The Court of Justice of the EU: Chyzh plays hockey with Lukashenko, so what?

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Once again, the Court of Justice of the EU has made it clear to the Council of the EU’ lawyers that they need to provide more cogent arguments why sanctions must be imposed on Belarusian citizens and companies. The EU’s legislative branch requires incontrovertible evidence of mutually beneficial connections between Belarusian tycoons and the country’s political regime; implicit arguments are insufficient. 

In December 2014, Vladimir Peftiev and three companies associated with him– BelTexExport, Sport-Pari, BT Telecommunications – won four cases against the Council of the EU. More recently, Belarusian plaintiffs have celebrated yet another two favorable verdicts.

In the first case, Yury Chyzh, Triple Holding, and 12 other companies acted together as one plaintiff. While in the second case, the football club Dynamo-Minsk – Chyzh heads its Steering Committee – was the sole plaintiff challenging the EU’s decision on the club’s inclusion in the sanctions list. In both cases, the Court of Justice of the EU ruled that the Council of the EU made erroneous decisions and has to reimburse the Belarusian plaintiffs’ judicial expenses.

What were the arguments of the legislative branch of the EU, and why the lawyers of the Council of the EU could not present convincing arguments for the scrupulous Court?  

The validity of imposing limitations on Chyzh’s companies and the football club Dynamo depended on the evidence that “Chyzh is associated with President [Lukashenko] and his sons and benefits from and supports the [Lukashenko] regime””. The Council of the EU contended that Yury Chyzh is one of the leading Belarusian businesspeople, and that Lukashenko’s regime has close and mutually beneficial relations with influential businesspeople. The lawyers of the Council of the EU stated that it is it is difficult to give material evidence of the payment of bribes, but that it is ‘most unlikely’ that the favours granted by the regime to the applicants would not have been returned in one way or another. The Council adduced the following facts. First, Lukashenko, by presidential edict, granted him land in his native village of Sabali for the construction of a tourist and cultural centre. In addition, Czyzh obtained 99-year lease of land and was exempted from paying the related mandatory contributions and benefited from the assistance of the local administration to complete his construction project. Second, Triple obtained a contract to build housing for the army and real estate for the Belarusian Ministry of Defence, which is unique for its scale and length. The Council of the EU noted that Chyzh’s businesses gained the favorable contract conditions not through public procurement procedures but thanks to his close connections with Lukashenko’s regime.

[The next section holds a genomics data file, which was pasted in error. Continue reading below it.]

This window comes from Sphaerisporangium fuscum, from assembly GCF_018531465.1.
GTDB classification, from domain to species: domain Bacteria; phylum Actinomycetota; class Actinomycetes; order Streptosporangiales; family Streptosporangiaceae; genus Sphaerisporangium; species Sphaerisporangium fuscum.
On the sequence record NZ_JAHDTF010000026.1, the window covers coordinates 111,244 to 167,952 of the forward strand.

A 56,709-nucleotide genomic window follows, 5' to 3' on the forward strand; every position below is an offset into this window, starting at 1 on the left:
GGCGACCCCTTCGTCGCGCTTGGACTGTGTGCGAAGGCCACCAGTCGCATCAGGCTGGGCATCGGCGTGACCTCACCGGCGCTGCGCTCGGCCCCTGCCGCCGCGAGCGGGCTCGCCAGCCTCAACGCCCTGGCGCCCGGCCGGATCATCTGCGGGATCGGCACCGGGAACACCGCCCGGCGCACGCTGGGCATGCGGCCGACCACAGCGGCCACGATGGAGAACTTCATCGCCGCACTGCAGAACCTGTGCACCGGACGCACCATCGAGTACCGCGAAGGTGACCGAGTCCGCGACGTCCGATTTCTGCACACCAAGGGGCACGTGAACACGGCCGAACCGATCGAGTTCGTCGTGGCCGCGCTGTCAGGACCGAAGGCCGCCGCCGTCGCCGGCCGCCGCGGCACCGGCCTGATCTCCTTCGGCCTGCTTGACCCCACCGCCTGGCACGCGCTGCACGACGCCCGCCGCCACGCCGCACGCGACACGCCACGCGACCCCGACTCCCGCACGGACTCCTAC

The Court of Justice of the EU did not agree with such argumentation. Its verdict implies that the Council of the EU was expected to provide more concrete proof that Triple was granted the beneficial state contracts exactly because of the connections between Chyzh and Lukashenko, enabling to circumvent the required procedures. Furthermore, according to the Court, other precedents of the Belarusian president’s decrees on investment projects demonstrate that the cases of the state’s goodwill to Triple are not exceptional. The judges pointed out that the lawyers of the Council of the EU relied on circular reasoning: on the one hand, tenders won by Chyzh’s companies show his closeness to the regime; on the other hand, the companies could win because Chyzh has close ties with Lukashenko.